Drug prohibition is a major factor in the 250,000 yearly overdoses from illicit drugs, as it leads to the use of deadly fillers and wildly fluctuating purity levels. Prohibition has also created dangerous ‘no go zones’ in many countries.
In 2006, Mexican president Felipe Calderon began deploying federal military forces to capture and kill drug traffickers. This move saw the nation’s homicide rate quadruple from nine murders per 100,000 in 2005, to 22 murders per 100,000 in 2010. Between 2007 and 2014, more than 164,000 people were victims of homicide.
Similar conflicts have played out in Columbia and Guatemala.
Achieving consensus between many countries with different priorities and agendas is always going to be a difficult task.
However, it was hope that the steadily declining crime and health outcomes created by the War on Drugs would be so great that agreement would be reached that strict prohibition has failed. Unfortunately, this did not happen.
A preliminary agreement reached on the first day ignored the importance of harm minimisation, maintaining the prohibitionist framework which criminalises all drug use not for medical or scientific purposes.
The Global Commission on Drug Policy, which unites international leaders to advocate for drug reform, declared itself “profoundly disappointed” by the failure of UNGASS 2016 to have the courage to strive for change. “The very bad news about UNGASS is that its official declaration reinforces the 1961, 1971 and 1988 Conventions as the cornerstone of the international drug control system,” said Ernesto Zedillo, President of Mexico from 1994-2000.
This is despite overwhelming evidence that the current approach has failed. “The emphasis needs to be on helping people getting out of the problem of drug use rather than punishing them for being in it,” said Charles Gore, president of the World Hepatitis Alliance. Mr Gore was dismissive of the final document, saying, “It represents a tinkering around the edges more than a fundamental reshaping of where we need to get to as a world on drug policy.”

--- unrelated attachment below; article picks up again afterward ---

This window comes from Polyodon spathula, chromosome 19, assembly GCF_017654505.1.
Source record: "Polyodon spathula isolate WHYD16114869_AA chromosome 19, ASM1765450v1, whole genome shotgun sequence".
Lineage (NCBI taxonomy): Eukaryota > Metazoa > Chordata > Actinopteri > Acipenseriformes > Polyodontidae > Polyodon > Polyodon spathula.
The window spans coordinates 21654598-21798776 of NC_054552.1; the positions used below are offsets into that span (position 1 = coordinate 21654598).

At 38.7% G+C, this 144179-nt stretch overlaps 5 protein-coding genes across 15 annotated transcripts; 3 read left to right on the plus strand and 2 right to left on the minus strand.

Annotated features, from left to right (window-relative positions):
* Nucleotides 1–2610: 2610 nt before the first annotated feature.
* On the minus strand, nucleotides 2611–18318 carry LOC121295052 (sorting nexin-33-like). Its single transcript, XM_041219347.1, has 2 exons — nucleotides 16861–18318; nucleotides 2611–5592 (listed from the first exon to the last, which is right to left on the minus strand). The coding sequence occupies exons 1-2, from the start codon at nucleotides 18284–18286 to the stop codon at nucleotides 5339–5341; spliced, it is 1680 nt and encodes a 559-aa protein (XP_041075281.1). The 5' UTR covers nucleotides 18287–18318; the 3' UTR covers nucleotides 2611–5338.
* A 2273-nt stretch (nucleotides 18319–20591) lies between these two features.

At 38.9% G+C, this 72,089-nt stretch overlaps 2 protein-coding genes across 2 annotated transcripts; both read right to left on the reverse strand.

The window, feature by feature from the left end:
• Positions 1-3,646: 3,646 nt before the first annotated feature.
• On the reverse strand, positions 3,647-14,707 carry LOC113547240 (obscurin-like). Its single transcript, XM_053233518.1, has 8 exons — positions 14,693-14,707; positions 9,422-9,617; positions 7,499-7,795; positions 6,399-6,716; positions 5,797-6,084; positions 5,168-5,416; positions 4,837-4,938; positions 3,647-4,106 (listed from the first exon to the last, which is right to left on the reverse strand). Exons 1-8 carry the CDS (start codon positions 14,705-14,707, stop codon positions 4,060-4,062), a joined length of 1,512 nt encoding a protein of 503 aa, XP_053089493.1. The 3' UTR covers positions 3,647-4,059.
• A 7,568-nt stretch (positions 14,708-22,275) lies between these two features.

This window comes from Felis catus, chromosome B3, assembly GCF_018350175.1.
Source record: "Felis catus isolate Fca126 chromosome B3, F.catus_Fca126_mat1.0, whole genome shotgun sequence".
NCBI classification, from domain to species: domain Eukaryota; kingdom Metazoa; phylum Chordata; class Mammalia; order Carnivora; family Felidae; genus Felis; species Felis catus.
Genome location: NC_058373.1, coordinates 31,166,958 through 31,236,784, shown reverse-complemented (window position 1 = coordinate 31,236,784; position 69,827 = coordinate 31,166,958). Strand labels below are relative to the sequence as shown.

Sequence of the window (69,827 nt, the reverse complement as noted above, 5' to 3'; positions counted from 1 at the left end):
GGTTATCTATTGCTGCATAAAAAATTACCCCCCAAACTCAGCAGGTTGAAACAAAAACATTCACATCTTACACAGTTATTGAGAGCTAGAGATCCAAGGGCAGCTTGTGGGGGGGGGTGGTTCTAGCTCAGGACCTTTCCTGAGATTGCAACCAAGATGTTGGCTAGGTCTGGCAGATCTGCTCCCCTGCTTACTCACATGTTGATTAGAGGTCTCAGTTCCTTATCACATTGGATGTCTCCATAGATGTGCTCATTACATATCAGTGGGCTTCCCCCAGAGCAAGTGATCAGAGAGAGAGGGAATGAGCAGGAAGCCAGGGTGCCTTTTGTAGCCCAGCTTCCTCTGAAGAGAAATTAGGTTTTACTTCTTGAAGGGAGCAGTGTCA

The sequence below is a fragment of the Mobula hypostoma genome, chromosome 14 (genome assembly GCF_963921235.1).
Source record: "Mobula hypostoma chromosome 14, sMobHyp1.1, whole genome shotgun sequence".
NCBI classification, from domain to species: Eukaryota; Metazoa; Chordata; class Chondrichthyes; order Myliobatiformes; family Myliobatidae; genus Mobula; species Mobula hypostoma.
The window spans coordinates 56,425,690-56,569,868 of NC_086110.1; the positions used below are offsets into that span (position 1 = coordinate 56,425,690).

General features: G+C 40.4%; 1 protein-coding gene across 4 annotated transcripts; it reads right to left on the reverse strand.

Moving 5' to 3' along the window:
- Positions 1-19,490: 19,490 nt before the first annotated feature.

The UN cannot act as a world parliament or police – it does not have power to force member states to enact or enforce legislation.
At the same time, many feel the UNGASS was expected properly examine the available evidence and make recommendations, if not reach agreements, for reform.
They believe the organisation failed to do this, preferring to dance around the issues and keep member states happy. They feel the recent UNGASS was a wasted opportunity because no definitive statement of principles, no recommendations and no meaningful agreement was reached, despite overwhelming evidence of the current approach’s failure.
The way forward for Australia
Loiuse Arbour, the UN High Commissioner for Human Rights, believes the lack of leadership by the UN and other international bodies will lead countries to pursue their own decriminalisation and harm-management policies.
Most Australians support some form of drug decriminalisation. Only 5% of Australians support a prison sentence for cannabis possession, with support for prison for ecstasy (14%), methamphetamine (21%) and heroin (24%) also relatively low.
Many Australians agree with “The Economist”, which endorses the legalisation of cannabis because of the associated economic and social benefits, saying “Danger and harm are not in themselves a reason to make or keep things illegal.”
Nick Clegg predicts that “Because the hardliners (Russia and China mainly) have been allowed to hijack this process, reformers will think, ‘To hell with the UN system, let’s just get on with our own experiment.'”
Unfortunately, Australian politicians are hesitant to wind back prohibition, preferring to plough billions of taxpayer dollars into enforcement and incarceration, while spending relatively little on prevention and diversion.